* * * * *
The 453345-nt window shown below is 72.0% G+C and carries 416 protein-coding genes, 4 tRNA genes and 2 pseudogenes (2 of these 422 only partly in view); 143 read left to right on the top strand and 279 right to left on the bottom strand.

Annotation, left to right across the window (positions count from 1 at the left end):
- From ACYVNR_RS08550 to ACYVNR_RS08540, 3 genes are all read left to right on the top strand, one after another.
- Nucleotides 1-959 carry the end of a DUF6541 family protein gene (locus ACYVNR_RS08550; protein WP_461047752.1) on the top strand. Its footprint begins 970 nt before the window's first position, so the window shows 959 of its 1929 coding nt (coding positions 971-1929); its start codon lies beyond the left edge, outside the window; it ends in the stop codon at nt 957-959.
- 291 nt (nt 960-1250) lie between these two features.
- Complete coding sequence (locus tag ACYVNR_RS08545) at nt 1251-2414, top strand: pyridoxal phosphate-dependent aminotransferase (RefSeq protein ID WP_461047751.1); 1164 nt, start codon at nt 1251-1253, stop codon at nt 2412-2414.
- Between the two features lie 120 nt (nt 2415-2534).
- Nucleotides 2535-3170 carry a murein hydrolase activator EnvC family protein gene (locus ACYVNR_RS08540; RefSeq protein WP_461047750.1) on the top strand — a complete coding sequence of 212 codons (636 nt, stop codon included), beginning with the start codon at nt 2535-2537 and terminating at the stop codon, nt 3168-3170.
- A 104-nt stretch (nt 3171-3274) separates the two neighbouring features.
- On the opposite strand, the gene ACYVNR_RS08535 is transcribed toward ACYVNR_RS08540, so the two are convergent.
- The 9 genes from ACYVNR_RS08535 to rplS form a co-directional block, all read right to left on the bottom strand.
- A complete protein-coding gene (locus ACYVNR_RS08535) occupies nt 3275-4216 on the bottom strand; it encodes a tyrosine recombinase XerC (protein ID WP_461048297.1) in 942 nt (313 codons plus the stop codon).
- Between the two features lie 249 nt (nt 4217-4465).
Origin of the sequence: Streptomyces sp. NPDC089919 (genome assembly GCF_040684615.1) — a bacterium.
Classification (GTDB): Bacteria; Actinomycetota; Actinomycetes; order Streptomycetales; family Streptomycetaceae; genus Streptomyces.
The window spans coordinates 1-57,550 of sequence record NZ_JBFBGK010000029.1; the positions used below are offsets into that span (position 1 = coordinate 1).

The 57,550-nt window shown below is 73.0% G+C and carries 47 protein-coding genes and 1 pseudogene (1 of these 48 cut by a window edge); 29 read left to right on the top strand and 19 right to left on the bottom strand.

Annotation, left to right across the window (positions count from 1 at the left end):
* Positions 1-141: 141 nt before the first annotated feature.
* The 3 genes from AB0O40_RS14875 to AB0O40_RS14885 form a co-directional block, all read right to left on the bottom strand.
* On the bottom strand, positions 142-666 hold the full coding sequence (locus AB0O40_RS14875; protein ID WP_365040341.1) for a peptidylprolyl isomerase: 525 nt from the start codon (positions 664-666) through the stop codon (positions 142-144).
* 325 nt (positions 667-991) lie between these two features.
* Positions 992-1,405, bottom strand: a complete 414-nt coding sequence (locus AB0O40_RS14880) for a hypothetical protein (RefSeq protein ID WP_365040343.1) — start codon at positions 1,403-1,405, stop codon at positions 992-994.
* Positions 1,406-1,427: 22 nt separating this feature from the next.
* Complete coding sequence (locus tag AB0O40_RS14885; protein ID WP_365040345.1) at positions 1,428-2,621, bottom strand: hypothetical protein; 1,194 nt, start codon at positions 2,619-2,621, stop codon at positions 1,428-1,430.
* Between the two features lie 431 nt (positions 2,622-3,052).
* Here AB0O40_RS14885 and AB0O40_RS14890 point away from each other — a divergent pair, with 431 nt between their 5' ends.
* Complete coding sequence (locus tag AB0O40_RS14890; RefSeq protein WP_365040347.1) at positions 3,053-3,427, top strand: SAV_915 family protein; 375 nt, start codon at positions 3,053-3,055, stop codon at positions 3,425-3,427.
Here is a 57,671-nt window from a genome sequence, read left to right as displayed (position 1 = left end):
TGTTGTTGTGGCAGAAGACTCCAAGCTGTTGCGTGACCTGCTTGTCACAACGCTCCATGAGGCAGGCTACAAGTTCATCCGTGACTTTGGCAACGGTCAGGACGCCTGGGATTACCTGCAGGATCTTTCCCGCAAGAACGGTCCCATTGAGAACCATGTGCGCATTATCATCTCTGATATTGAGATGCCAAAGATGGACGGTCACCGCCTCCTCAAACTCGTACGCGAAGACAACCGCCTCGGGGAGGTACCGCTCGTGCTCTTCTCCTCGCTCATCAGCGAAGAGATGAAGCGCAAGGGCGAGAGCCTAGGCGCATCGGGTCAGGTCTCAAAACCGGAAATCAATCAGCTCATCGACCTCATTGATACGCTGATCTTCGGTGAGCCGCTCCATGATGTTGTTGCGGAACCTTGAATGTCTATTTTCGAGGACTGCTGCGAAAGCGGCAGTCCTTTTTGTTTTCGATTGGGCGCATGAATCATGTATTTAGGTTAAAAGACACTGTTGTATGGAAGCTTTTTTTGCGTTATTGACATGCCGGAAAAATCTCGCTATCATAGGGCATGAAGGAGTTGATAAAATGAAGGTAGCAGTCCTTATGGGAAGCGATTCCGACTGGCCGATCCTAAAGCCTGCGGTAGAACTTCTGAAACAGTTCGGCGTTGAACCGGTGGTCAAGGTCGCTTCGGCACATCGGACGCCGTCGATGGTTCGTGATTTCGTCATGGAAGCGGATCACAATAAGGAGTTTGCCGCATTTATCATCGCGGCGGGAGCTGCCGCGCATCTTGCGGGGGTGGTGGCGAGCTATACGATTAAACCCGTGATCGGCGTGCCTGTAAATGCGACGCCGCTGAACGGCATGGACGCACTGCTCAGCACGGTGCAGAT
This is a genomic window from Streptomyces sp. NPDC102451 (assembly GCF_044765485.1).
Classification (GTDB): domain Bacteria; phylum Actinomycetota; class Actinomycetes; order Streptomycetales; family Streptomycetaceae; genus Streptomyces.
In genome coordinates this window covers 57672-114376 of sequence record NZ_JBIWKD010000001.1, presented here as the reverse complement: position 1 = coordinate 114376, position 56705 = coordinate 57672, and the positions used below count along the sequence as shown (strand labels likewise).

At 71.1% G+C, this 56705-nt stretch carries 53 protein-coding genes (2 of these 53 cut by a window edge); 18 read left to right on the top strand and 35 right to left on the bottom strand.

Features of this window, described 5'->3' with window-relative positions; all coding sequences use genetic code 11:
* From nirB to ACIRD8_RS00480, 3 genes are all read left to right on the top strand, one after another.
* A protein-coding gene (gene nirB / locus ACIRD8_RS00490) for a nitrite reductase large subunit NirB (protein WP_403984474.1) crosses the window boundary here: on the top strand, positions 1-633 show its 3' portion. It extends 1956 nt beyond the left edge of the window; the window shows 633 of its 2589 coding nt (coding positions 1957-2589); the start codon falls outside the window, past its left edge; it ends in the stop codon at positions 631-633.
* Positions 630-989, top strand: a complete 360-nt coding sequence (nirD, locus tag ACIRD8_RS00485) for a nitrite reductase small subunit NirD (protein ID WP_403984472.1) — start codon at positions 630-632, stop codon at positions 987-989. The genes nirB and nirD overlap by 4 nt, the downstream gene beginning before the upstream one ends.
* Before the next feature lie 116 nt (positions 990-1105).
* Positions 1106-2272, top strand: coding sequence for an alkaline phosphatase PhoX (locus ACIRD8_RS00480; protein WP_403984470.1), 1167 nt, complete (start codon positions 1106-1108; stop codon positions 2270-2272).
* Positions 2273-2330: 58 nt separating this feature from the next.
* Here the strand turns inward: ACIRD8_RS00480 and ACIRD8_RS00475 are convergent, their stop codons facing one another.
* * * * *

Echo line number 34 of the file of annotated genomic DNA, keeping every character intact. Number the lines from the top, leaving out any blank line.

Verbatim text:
At 71.1% G+C, this 56705-nt stretch carries 53 protein-coding genes (2 of these 53 cut by a window edge); 18 read left to right on the top strand and 35 right to left on the bottom strand.